Breast cancer risk estimates for individual women vary substantially depending on which risk assessment model is used, and women are likely receiving vastly different recommendations depending on the model used and the cutoff applied to define “high risk,” according to a new study from the University of California-Los Angeles (UCLA). The study appears online in Journal of General Internal Medicine.
Current incidence rates indicate that about one in eight women born in the United States today will develop breast cancer at some time during her life. The risk increases with age.
As precision medicine evolves in healthcare, breast cancer risk models are increasingly used to identify women who would benefit from medicines to reduce the risk of breast cancer as well as supplemental MRI screening. Easy-to-use risk models are readily available online and women are often given a risk estimate on their screening mammogram reports. An important question is how accurate are those models?
In 2019, the U.S. Preventive Services Task Force recommended that clinicians offer risk-reducing medications, such as tamoxifen, raloxifene, or aromatase inhibitors, to women who are at high risk for breast cancer in the next five years and at low risk for adverse medication effects.
While previously, a five-year risk cutoff of 1.67% was established, the task force recommended a new, higher fiver-year risk cutoff of 3%. And while current breast cancer risk assessment tools work well at a population level, little attention has been paid to how they perform at an individual level or to the variation in risk estimates for the ≥ 3.0% five-year threshold at the level of the individual.
The current study included more than 31,115 women who were part of the Athena Breast Health Network, a statewide quality improvement initiative across the University of California medical and cancer centers. It focused on three commonly used risk assessment models: the Breast Cancer Risk Assessment Tool (BCRAT, also called the Gail model), the Breast Cancer Surveillance Consortium (BCSC), and the International Breast Intervention Study (IBIS, also called the Tyrer-Cuzick model).
Investigators found when using a threshold of ≥ 1.67%, more than 21% of women were classified as high risk for developing breast cancer in the next five years by one model but average risk by another model.
When using a ≥ 3.0% threshold, more than 5% of women had disagreements in risk severity between models. If all three models were used, almost half of women (46.6%) were classified as high risk by at least one model. Because most women will not be diagnosed with breast cancer within five years, the authors say many women would be incorrectly classified as high risk.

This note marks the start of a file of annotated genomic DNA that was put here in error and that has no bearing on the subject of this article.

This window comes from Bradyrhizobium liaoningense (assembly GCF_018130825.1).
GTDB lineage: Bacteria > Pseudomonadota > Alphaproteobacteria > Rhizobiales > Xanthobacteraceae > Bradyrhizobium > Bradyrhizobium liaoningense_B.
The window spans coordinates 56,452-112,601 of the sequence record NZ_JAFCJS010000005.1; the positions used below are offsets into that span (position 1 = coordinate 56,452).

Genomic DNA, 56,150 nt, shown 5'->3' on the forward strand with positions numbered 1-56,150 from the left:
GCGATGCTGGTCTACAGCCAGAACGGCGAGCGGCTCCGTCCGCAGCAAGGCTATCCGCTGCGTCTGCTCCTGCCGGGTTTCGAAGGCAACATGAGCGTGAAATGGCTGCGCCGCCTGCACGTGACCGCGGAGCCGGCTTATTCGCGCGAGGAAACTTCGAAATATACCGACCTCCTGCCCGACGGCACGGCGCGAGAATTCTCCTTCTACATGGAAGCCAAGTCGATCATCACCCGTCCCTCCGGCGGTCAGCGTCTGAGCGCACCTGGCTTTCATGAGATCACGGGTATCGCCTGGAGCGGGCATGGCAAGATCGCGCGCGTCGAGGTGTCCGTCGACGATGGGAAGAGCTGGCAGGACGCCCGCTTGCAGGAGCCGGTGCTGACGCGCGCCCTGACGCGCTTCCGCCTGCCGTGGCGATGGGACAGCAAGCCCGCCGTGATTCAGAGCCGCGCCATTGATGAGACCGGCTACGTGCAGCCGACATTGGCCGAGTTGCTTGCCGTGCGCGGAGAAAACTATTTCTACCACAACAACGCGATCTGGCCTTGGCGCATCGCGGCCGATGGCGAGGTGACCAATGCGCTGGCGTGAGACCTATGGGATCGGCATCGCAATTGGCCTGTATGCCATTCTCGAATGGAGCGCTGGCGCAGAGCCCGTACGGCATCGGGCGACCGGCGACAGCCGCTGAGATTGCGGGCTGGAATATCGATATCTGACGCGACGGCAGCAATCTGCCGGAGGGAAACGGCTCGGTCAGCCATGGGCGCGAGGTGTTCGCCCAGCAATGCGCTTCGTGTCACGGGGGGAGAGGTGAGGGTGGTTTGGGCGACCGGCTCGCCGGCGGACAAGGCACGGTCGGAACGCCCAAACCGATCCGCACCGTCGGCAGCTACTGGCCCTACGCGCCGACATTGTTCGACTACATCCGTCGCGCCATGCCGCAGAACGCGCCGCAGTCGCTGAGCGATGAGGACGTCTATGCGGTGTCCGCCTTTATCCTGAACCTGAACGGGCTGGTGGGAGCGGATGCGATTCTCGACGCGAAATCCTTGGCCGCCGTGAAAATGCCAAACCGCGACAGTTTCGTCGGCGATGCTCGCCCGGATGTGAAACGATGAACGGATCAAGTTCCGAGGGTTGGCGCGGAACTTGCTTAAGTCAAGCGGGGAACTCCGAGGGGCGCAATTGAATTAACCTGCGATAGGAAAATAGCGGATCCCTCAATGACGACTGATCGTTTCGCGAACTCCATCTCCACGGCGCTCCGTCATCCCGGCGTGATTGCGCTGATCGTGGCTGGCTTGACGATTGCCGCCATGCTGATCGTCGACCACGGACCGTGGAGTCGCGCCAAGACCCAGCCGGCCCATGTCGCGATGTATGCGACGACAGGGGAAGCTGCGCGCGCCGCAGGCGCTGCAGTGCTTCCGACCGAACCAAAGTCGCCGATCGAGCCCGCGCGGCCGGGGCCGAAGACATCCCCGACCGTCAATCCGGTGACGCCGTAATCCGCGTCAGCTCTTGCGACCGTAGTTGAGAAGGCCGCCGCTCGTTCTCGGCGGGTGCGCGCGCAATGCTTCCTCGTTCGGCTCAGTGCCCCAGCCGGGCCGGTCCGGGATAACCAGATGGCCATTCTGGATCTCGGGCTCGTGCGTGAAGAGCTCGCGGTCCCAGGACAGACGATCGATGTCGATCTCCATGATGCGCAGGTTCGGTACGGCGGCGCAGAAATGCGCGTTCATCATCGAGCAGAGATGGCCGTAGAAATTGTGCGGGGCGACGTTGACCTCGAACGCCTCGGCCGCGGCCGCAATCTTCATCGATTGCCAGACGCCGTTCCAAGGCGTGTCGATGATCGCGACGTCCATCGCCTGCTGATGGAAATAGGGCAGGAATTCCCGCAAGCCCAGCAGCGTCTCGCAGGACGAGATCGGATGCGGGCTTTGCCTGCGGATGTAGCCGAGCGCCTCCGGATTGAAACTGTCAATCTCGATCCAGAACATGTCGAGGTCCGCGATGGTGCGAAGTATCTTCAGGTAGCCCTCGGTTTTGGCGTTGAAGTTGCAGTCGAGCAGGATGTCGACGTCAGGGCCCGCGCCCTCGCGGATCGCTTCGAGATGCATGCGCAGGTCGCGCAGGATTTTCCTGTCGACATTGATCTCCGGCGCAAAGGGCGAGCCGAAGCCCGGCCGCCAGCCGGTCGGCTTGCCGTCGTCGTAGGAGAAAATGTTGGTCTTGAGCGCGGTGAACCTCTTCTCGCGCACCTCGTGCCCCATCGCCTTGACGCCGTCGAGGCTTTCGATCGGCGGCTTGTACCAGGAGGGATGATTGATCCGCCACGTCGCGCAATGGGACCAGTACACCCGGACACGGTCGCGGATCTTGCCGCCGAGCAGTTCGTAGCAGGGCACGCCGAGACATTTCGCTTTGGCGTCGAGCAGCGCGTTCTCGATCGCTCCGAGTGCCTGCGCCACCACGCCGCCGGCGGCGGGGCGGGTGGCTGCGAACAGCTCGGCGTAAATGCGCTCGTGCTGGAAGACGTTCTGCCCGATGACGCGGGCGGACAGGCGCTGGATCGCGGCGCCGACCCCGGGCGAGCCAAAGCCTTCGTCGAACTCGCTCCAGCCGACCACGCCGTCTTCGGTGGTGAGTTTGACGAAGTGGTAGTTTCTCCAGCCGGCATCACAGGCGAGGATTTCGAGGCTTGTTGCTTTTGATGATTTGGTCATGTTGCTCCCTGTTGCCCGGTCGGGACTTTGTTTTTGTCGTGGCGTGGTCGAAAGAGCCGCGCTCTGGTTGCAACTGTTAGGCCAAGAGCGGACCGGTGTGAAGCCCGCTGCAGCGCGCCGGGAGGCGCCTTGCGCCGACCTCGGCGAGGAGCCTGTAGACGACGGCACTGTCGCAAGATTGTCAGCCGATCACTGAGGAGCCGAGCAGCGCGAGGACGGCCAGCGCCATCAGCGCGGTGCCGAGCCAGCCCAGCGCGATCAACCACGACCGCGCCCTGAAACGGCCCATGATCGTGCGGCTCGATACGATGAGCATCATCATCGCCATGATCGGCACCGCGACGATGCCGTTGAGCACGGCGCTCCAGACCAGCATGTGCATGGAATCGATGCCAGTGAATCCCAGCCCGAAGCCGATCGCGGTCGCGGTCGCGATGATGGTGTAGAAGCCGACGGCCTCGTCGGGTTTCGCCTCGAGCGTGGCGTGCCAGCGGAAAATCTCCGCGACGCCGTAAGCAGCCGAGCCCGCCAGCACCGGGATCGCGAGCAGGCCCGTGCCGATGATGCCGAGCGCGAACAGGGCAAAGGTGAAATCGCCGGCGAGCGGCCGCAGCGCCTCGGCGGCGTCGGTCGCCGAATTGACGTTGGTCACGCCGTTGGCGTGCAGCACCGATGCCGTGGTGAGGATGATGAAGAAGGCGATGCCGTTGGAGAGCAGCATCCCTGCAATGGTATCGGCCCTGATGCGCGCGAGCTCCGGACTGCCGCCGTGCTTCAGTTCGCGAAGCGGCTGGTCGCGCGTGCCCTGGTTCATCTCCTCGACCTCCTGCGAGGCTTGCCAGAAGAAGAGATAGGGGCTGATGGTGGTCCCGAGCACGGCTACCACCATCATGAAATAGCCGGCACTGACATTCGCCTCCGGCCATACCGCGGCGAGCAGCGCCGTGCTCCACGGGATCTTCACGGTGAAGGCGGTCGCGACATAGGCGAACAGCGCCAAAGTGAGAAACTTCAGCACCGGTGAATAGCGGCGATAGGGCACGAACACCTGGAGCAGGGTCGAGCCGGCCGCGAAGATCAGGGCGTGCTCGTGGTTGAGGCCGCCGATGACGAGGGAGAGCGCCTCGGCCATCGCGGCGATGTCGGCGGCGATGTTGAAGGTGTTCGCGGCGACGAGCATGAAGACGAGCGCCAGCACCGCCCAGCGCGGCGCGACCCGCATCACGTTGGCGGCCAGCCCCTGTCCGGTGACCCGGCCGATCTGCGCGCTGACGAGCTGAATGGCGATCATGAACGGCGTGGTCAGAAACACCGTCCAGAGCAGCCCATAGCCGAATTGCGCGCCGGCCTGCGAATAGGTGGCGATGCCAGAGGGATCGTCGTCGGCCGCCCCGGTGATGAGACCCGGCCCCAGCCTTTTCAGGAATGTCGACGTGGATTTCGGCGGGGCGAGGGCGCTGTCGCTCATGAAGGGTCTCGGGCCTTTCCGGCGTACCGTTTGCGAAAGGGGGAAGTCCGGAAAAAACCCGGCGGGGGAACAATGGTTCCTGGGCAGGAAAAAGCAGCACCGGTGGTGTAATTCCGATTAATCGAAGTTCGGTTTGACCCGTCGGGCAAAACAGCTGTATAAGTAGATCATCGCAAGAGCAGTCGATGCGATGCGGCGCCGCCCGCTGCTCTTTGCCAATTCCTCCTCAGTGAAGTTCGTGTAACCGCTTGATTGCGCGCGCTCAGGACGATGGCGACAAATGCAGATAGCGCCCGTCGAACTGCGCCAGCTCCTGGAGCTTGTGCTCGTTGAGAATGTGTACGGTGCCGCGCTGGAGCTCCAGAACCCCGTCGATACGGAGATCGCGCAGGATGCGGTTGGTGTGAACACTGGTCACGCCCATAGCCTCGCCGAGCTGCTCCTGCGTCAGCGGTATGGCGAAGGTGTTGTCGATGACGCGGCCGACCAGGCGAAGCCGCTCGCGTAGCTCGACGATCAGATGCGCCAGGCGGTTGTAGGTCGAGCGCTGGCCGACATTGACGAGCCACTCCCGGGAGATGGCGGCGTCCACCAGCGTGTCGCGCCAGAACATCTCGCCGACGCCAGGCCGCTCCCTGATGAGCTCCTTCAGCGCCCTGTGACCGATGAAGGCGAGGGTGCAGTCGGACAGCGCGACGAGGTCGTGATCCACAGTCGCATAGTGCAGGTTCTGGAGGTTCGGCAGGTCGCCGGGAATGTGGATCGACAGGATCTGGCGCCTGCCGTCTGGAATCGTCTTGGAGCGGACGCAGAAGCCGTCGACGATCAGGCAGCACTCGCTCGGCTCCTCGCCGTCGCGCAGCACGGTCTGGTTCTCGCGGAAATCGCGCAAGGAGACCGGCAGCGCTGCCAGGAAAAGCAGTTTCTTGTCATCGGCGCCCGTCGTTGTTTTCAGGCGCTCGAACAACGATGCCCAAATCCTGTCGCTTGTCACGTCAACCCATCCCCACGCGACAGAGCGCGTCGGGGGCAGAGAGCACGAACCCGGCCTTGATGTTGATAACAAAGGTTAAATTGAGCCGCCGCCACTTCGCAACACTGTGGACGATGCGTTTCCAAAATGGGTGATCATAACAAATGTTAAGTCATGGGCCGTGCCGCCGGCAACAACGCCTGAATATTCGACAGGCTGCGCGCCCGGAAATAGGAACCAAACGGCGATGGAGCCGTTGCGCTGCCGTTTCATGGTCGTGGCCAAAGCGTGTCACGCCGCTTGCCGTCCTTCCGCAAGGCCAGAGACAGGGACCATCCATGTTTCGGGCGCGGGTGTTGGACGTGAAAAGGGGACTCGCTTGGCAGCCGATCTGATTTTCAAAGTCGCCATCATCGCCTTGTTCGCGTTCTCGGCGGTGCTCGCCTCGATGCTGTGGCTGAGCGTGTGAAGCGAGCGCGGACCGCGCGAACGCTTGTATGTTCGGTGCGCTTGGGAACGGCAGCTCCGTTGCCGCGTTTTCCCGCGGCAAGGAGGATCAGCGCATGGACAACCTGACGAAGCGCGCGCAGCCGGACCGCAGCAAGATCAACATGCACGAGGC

“This study highlights the risk of a blanket approach to using risk prediction models to inform individual-level medical screening and treatment decisions,” says Joann Elmore, MD, MPH, the paper’s senior author and a professor of medicine in the division of general internal medicine and health services research at the David Geffen School of Medicine at UCLA. “All three of the models we looked at had similar accuracy at the population level, but in our analyses, there was marked disagreement between who was identified as ‘high risk’ by all three models.”
The authors say their findings highlight the tradeoff of sensitivity and inaccurate classification of “high risk” when using the two different thresholds currently recommended. For example, when using the ≥ 1.67% cutoff for considering chemoprevention, about half of the women diagnosed with a future breast cancer might be correctly identified as high risk, yet many more women would be falsely classified as high risk.
While using the more conservative ≥ 3.0% cutoff would lead to far fewer women incorrectly classified as high risk, most of the women with a future breast cancer diagnosis would be missed.
The study has some limitations. For example, the cohort was drawn from women enrolled in a longitudinal screening study. And although the authors had extensive risk factor data on many participants, some family history was missing as was data on polygenetic risk scores.
The authors point out that newer risk models are being developed that include information on breast cancer susceptibility genes and genetic susceptibility variants, which may improve predictability. Meanwhile several recent studies suggest that quantitative imaging biomarkers and artificial intelligence algorithms might also supplement or supplant the current, subjective clinical risk assessment tools.